It’s not difficult to imagine why customers and businesses would be interested in having seamless conversations across channels, but it’s perhaps less obvious why they would proactively move a conversation from, say, Facebook Messenger to their own mobile app, or from their website to WeChat.

Here are a few scenarios where changing channels might come in handy:

  1. When businesses want to authenticate customers to perform sensitive operations

    Consumer chat apps like Facebook Messenger and WeChat are great because they’re so accessible, but sometimes brands need to have private conversations with their customers.

    Let’s say you’re a bank or insurance company and need to authenticate your user before exchanging sensitive information. Using a call to action, you can prompt the customer to sign in to your own mobile app and continue the conversation there.

  2. When a user wants to be notified that the business has replied to their message on a more convenient channel

    Let’s say someone is browsing your business’ website and pings you with a question via your custom web messenger. Maybe your agent isn’t able to answer right away or maybe the user has a little back-and-forth with a bot, but has to run before the issue is resolved.

    Rather than hang around your website, the customer would probably prefer to receive a notification via Messenger (or email or SMS) when you’ve replied to their message.

    Most web messengers prompt users to enter their email address, but in the modern messaging age it’s nice to give customers more options. And if the customer is available to keep chatting, they can do so on the new channel without skipping a beat.

  3. When businesses want to move the conversation to a channel that costs less or to provide a better user experience

    Being wherever your customers are is important, but that doesn’t mean channels are interchangeable. Chat apps offer richer user experiences than SMS and they’re also free (depending on the country, SMS costs can really add up for businesses and consumers alike).

    Email conversations may beat phone calls by a longshot but they don’t hold a candle to the rich messaging experiences users have come to know and love. And in some cases, the secure, branded environment of a business’ mobile app or web chat may be the best place for a conversation to flourish.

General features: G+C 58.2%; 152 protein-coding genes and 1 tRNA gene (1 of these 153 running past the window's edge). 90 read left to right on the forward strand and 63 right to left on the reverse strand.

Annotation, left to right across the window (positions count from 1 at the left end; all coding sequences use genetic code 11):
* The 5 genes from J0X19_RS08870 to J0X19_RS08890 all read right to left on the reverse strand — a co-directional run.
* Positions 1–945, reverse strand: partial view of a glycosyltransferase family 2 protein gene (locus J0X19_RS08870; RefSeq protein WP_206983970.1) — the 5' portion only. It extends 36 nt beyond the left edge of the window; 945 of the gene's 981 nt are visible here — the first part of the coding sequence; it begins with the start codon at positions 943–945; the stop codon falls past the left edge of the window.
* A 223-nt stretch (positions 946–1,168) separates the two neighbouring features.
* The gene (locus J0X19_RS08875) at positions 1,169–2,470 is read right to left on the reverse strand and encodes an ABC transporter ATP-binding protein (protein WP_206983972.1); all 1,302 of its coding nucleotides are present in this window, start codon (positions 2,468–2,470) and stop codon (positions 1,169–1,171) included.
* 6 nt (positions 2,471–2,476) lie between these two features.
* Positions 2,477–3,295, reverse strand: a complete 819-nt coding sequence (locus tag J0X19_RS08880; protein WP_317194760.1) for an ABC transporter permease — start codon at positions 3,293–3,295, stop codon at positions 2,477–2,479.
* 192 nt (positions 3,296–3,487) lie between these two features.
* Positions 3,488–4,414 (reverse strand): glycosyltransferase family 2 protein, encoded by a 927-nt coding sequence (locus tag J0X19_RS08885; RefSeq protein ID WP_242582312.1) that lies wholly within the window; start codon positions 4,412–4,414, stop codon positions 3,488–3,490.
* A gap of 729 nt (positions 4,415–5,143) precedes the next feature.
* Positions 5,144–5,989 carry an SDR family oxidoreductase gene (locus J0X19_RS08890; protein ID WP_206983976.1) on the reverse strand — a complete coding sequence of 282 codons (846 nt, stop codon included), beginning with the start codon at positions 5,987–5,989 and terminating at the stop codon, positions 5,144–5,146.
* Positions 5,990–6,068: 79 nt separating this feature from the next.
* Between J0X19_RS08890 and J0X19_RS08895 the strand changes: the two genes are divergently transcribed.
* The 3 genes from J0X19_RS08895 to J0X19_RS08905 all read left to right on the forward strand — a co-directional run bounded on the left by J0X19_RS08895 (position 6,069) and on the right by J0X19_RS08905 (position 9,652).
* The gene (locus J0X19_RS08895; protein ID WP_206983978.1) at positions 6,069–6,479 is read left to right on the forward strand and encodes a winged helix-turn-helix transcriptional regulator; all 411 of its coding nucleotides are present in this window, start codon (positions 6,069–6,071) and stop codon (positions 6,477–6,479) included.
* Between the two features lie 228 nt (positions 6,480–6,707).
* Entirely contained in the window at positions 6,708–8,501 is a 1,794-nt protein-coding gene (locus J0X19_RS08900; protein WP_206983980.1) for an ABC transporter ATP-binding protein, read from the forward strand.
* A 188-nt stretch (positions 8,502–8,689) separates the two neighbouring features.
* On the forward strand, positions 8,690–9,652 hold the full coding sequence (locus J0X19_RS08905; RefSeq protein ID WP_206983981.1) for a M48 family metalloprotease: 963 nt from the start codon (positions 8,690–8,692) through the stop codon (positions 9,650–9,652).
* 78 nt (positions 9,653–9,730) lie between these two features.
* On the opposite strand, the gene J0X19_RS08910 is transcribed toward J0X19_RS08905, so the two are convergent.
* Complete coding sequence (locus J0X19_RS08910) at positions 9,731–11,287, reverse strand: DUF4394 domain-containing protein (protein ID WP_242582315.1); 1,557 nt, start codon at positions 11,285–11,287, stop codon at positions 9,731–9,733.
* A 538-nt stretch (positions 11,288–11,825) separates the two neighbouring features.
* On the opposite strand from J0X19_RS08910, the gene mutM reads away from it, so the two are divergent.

No matter the case, Sunshine Conversations lets you move a conversation from email, to web messenger, to messaging app to SMS with the click of a button. You never lose track of who the customer is, where they came from and why they came to you in the first place. Because that context is precious.

  4. When a business doesn’t want third-party platforms eavesdropping on the conversation

    Facebook Messenger, WeChat, Twitter — these channels are great for discovery, but they’re still Facebook’s Messenger, Tencent’s WeChat and Twitter’s Twitter. Many businesses aren’t keen on sharing conversations with the Big Tech companies for them to mine and monetize.

    Now you can engage customers on a popular platform and then get down to business on a more private one.

Bring true omnichannel conversations to your enterprise software

Over the past few years, there’s been a ton of hype around messaging technology and how it's transforming the customer experience. But the fragmented nature of the space makes it complicated for businesses to harness the full potential of messaging.

With Zendesk, you can turn the promise of truly omnichannel experience into reality.